• Aeroengineer1 05/05/2010, 9:30 am


    I am not sure if this post will get posted, I still have one more awaiting moderation, but as an engineer I feel that we cannot pick and choose how we evaluate new proposals in the manner that you propose. It is important to analyze a situation in which the most common usage method should be looked at first, and then at the minor uses later. The reason being is that you cannot control the other variables with confidence.

    The standard user today would plug the electric battery into a wall charger as this is the cheapest (initial investment) method to get the desired result. Because of this we need to, as engineers, stop looking with tunnel vision to achieve great results. We tend to have the if we build it they will come syndrome. Unfortunately we build only a small portion of the puzzle and the rest of the pieces never get implemented.

    As for solar, is it possible to do? Yes. Is the cost of installing such a system high? Yes, perhaps as much as the aircraft. Are there limitations? Yes, the rate of charge is low, cloudy areas, night times, and what happens when I am flying cross country? The cross country limitation alone could hamper the effort as charging a battery this large will take hours even on a “standard” wall connection, let alone solar power. If there was a solar installation that could provide the voltage and amperage requirements, it would have to be large and therefore more likely to have to be funded at government level for initial infrastructure establishment and growth.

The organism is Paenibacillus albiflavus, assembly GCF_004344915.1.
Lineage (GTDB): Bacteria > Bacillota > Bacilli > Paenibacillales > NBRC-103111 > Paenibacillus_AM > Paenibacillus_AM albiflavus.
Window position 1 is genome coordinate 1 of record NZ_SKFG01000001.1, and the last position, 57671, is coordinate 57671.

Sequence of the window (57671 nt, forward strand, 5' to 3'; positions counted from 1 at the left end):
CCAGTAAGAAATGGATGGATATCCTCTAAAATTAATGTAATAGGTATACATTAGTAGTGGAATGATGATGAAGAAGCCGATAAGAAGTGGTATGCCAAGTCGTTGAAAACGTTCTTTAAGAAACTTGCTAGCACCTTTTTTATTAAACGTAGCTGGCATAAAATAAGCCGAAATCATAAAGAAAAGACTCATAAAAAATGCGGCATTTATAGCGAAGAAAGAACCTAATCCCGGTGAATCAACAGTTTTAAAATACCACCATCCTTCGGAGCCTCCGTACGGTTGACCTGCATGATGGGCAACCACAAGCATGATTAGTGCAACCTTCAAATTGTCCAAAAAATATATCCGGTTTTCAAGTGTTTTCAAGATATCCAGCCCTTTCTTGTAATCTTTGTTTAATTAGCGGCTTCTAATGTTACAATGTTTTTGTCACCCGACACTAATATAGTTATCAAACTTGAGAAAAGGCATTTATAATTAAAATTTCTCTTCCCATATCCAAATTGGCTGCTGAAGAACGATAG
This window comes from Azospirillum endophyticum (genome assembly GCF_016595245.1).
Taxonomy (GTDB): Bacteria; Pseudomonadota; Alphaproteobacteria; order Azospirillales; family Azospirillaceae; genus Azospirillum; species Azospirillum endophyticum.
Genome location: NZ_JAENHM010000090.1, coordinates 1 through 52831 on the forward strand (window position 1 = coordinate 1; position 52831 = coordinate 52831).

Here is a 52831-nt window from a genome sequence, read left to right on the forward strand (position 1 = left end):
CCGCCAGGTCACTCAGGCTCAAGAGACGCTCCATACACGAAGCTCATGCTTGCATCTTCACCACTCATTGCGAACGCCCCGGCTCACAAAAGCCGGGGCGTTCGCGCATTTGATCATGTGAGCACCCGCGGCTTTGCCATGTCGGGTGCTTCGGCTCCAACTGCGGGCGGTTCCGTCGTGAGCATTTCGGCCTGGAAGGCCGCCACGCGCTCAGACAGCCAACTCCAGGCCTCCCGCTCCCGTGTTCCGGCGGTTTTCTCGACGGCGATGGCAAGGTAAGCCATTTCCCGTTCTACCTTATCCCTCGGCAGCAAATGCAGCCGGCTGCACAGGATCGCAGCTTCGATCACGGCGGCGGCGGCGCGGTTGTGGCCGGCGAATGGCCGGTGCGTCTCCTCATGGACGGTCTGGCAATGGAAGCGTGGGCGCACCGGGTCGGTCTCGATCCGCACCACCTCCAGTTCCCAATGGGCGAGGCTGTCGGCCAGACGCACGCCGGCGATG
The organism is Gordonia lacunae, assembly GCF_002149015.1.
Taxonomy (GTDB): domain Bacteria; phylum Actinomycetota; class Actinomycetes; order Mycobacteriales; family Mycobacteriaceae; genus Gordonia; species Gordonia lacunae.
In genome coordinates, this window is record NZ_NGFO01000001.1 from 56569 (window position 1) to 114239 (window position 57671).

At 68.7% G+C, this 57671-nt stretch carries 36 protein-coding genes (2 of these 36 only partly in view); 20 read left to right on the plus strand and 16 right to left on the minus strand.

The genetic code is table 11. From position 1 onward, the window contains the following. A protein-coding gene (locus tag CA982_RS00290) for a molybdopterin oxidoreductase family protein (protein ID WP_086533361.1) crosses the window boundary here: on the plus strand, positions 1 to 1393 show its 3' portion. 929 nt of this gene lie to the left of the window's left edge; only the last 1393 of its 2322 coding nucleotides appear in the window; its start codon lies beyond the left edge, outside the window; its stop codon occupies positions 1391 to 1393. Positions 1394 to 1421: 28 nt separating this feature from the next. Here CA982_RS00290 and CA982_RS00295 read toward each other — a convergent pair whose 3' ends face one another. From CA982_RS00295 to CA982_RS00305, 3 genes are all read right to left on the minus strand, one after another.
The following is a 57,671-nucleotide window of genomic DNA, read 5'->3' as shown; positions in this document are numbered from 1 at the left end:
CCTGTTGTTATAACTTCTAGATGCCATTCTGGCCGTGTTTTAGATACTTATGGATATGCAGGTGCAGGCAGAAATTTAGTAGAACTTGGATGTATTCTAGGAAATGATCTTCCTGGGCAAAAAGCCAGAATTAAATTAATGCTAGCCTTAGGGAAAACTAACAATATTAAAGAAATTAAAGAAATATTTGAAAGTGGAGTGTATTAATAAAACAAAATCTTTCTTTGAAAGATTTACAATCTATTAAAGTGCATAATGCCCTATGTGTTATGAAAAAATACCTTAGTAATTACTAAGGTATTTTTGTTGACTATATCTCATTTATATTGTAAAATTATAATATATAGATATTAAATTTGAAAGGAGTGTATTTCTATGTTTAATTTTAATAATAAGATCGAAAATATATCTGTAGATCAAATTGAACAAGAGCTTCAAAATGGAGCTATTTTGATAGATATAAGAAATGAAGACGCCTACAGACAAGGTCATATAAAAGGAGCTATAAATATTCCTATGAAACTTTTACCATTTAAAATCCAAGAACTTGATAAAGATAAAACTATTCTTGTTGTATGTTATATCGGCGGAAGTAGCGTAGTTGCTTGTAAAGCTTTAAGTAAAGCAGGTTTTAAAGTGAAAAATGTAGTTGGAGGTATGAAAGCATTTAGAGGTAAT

To sum this all up, we need to take a broader view of how our new and exciting technology fits in as a system to truly understand if we are making an incremental improvement or a step change. We must be realistic about its method of use and not just give the most optimistic case. Remember the masses will not use the most optimistic engineering case unless it is somehow optimistic for them (read here, costs less). Lastly, and unfortunately, unless we can overcome regulatory hurdles and provide a true product that is as safe or safer than the product it is intended to replace this will remain in prototype stage. Do I think that is is possible to have adoption of general aviation electric aircraft, yes. Do I think that it will be common place in the next 20 years, I do not. Do I think that it can become accepted and eventually get certification through the FAA yes, though at great expense to the pioneers.


  • Fredrik 09/08/2010, 1:45 am

    Aeroenginer1 has some points in the first comment but I cannot totally agree to the calculations as they only take in to account, as far as I can see, the losses in efficiency on the electric system and not in the losses in the system that produces gasoline for the combustion engine airplanes. The refinery of oil in to gas is in itself a wasteful system and then one has to take in account the delivery system that transports first the oil to the refinery usually quite a long way, and then there is also the transport of the refined product, in this case gasoline to the airport. Taking this in account would probably make it seem like a totally different matter as the already low efficiency of combustion engines would be even more reduced.